Recently I had a call from a reader concerning Social Security. His call related more to the disability side of the Social Security program.
The caller was disappointed that he had learned he had not paid in enough periods to qualify as a recipient of Social Security Disability Insurance. He was disappointed but was clearly explained the answer by staff with the Social Security Administration. His call and a farm visit last winter pushed me to do some research about the Social Security program.
We all hear the news reports about the pending crisis in funding for the program. In 2015 Gallup Poll found that 64 percent of millennials do not believe the program will be able to pay benefits when they retire. Yet, today we have over 50 million people collecting retirement and survivor benefits and 10 million collecting disability payments.
The Social Security Trust Funds are the Old-Age and Survivors Trust Fund and the Disability Insurance Trust Fund. The OASI Fund began in 1937, and the DI in 1957. The funds are managed by the Department of The Treasury. In 1972 the automatic cost of living adjustment was added to provide inflation protection.
In Wisconsin, it is estimated 20% of the population is receiving Social Security benefits, and the average benefit in 2014 was $14,847 annually. This amounts to $17 billion annually to the Wisconsin economy.
In 2014, 161,894 Wisconsinites were provided disability benefits with an average annual benefit of $12,887. In rural Wisconsin counties 1 out of 4 received Social Security benefits in 2014, and payments made up 9.1% of the personal income in rural areas.
Several Wisconsin counties have over 30% of the population receiving Social Security benefits: Adams, Bayfield, Burnett, Door, Florence, Forest, Iron, Marquette, Oneida, Pepin, Price, Shawano, Vilas, and Washburn.
According to AARP, for Wisconsinites over the age of 65 there are 3 out of 10 that rely on Social Security for their only source of income. For 66% of Wisconsinites over the age of 65 Social Security makes up more than 50% of their income.
How does the Social Security program impact production agriculture in rural Wisconsin? According to the financial advice column Motley Fool, the United States Labor Statistics estimated the basic cost of living at $3036 per month in 2014. Rural families, whether young or elderly, need funds to provide for the cost of living. If Social Security payments to a retiring farmer or landowner do not cover the costs of living, it requires lowering the standard of living or drawing funds from other sources. Those sources could be off farm investments, off farm income, continued operation of the farm, rental income from the farm, and other retirement funds such as a pension or 401K.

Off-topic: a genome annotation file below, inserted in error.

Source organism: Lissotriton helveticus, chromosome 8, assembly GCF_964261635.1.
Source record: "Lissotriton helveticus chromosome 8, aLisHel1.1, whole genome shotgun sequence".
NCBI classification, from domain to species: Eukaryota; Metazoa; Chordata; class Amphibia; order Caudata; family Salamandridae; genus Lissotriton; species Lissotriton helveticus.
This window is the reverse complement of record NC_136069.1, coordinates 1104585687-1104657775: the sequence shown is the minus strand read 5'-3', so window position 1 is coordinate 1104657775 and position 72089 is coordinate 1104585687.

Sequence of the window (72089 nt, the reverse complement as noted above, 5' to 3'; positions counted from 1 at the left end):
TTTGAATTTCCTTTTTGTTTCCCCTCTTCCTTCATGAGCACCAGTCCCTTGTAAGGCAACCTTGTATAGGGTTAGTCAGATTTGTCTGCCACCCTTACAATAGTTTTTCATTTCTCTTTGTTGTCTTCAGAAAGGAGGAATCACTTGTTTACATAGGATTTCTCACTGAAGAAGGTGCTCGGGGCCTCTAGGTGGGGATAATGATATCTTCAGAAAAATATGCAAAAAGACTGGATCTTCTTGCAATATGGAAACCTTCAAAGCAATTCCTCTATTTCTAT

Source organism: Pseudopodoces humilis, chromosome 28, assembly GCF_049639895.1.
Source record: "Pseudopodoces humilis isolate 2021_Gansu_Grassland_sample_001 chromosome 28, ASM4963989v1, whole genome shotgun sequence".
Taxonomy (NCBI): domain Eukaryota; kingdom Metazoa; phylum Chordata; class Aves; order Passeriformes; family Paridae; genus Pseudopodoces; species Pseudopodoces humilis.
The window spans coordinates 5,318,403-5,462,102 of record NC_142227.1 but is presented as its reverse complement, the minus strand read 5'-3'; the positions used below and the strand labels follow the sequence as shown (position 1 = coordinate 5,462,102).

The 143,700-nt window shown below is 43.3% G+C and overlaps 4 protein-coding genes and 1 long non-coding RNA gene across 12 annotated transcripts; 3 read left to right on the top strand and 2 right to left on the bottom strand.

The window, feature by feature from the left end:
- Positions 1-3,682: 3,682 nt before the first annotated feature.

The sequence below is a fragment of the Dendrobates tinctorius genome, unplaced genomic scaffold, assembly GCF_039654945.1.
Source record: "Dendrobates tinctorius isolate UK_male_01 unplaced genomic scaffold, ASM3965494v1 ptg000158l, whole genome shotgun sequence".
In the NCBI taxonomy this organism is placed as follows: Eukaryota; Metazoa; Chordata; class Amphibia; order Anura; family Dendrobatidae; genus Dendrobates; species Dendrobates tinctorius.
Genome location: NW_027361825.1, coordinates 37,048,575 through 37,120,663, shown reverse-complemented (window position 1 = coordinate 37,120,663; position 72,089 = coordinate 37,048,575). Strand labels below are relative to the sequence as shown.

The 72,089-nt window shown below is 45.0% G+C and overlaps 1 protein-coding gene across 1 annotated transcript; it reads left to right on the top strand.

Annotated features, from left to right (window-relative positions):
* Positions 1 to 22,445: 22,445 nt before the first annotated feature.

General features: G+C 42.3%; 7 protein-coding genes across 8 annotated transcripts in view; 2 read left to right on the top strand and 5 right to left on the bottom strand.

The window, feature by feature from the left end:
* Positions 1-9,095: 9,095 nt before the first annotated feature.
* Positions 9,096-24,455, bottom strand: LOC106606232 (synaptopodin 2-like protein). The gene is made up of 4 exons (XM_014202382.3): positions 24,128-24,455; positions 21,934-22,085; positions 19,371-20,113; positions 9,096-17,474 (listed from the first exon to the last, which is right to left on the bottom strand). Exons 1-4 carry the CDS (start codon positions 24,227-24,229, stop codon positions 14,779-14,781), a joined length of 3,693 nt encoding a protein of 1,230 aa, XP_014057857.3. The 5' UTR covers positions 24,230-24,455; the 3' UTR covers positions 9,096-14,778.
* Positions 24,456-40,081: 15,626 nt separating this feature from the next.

Financial and social stresses can impact an area due to lack of financial resources for those moving into retirement. Farmers may delay retirement due to less than adequate Social Security benefits with the hopes that the farm will supplement the monthly Social Security benefits. Others may rent farmland to other operators but would be strongly reluctant to drop land rental rates due to the need to support family living expenses.
Multi-generation farms can also be challenged when the retiring generation needs the withdrawal of funds from the farm to supplement the retirement of those easing out of the operation and management. The continued growth of a farm operation may prevent the accumulation of off farm investments that would allow for the support of those retiring from the farm operation.
Many believe that Social Security can provide for a lifestyle that has been experienced in the past. Long periods of low profits may not allow for the farm operations to provide such things as it has in the past such as housing, vehicles, and cash draws.
Rural Wisconsin’s aging population will continue to have a greater percentage of the population collecting Social Security benefits. With projections of the Trust Funds falling short of adequate resources by 2034 there could be a major crisis for rural Wisconsin. Residents in rural Wisconsin will need to develop a plan to fund their own retirement in greater amounts than in the past. It is predicted that payments from Social Security will need to be lowered by $5,800 annually if no action is taken to address the pending funding crisis.